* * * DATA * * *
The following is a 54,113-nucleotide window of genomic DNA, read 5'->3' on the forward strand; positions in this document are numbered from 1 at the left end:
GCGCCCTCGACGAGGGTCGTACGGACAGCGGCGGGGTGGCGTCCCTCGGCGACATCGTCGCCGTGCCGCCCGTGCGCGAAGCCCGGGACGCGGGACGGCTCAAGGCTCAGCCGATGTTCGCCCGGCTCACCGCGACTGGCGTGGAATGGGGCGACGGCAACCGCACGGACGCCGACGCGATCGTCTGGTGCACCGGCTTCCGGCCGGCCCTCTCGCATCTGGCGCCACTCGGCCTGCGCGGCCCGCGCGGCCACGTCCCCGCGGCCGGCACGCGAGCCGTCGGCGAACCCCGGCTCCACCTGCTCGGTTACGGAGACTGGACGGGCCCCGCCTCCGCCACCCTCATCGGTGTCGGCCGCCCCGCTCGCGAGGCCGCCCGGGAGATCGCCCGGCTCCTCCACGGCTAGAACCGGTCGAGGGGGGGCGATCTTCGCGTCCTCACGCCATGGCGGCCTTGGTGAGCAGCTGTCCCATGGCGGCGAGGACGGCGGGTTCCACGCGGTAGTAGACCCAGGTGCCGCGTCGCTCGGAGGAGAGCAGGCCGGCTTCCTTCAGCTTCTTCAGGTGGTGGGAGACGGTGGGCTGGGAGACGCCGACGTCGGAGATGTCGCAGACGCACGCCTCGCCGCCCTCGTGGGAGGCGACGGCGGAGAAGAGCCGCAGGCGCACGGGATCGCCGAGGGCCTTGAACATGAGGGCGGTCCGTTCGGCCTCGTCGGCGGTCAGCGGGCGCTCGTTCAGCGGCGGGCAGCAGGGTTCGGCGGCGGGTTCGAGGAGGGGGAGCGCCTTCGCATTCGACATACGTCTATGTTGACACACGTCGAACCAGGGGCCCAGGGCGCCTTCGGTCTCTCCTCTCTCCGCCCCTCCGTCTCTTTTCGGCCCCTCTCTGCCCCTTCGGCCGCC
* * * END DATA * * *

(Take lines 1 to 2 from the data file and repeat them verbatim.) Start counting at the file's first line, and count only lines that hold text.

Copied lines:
The following is a 54,113-nucleotide window of genomic DNA, read 5'->3' on the forward strand; positions in this document are numbered from 1 at the left end:
GCGCCCTCGACGAGGGTCGTACGGACAGCGGCGGGGTGGCGTCCCTCGGCGACATCGTCGCCGTGCCGCCCGTGCGCGAAGCCCGGGACGCGGGACGGCTCAAGGCTCAGCCGATGTTCGCCCGGCTCACCGCGACTGGCGTGGAATGGGGCGACGGCAACCGCACGGACGCCGACGCGATCGTCTGGTGCACCGGCTTCCGGCCGGCCCTCTCGCATCTGGCGCCACTCGGCCTGCGCGGCCCGCGCGGCCACGTCCCCGCGGCCGGCACGCGAGCCGTCGGCGAACCCCGGCTCCACCTGCTCGGTTACGGAGACTGGACGGGCCCCGCCTCCGCCACCCTCATCGGTGTCGGCCGCCCCGCTCGCGAGGCCGCCCGGGAGATCGCCCGGCTCCTCCACGGCTAGAACCGGTCGAGGGGGGGCGATCTTCGCGTCCTCACGCCATGGCGGCCTTGGTGAGCAGCTGTCCCATGGCGGCGAGGACGGCGGGTTCCACGCGGTAGTAGACCCAGGTGCCGCGTCGCTCGGAGGAGAGCAGGCCGGCTTCCTTCAGCTTCTTCAGGTGGTGGGAGACGGTGGGCTGGGAGACGCCGACGTCGGAGATGTCGCAGACGCACGCCTCGCCGCCCTCGTGGGAGGCGACGGCGGAGAAGAGCCGCAGGCGCACGGGATCGCCGAGGGCCTTGAACATGAGGGCGGTCCGTTCGGCCTCGTCGGCGGTCAGCGGGCGCTCGTTCAGCGGCGGGCAGCAGGGTTCGGCGGCGGGTTCGAGGAGGGGGAGCGCCTTCGCATTCGACATACGTCTATGTTGACACACGTCGAACCAGGGGCCCAGGGCGCCTTCGGTCTCTCCTCTCTCCGCCCCTCCGTCTCTTTTCGGCCCCTCTCTGCCCCTTCGGCCGCC